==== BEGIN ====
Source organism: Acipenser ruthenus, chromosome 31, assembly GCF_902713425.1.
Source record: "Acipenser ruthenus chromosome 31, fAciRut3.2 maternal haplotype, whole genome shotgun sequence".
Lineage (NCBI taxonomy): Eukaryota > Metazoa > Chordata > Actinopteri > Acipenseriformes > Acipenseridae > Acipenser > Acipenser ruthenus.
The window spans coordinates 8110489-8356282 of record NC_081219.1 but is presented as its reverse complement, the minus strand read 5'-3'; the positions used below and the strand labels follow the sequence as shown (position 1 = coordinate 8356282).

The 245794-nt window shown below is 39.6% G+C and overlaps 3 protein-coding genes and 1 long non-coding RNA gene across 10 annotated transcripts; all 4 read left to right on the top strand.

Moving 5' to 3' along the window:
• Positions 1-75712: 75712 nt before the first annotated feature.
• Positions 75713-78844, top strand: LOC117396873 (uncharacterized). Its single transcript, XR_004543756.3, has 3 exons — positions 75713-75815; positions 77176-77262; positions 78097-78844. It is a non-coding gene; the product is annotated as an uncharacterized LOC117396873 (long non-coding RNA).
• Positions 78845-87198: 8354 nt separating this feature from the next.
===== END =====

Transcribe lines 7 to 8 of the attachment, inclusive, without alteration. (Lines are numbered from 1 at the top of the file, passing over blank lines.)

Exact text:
• Positions 1-75712: 75712 nt before the first annotated feature.
• Positions 75713-78844, top strand: LOC117396873 (uncharacterized). Its single transcript, XR_004543756.3, has 3 exons — positions 75713-75815; positions 77176-77262; positions 78097-78844. It is a non-coding gene; the product is annotated as an uncharacterized LOC117396873 (long non-coding RNA).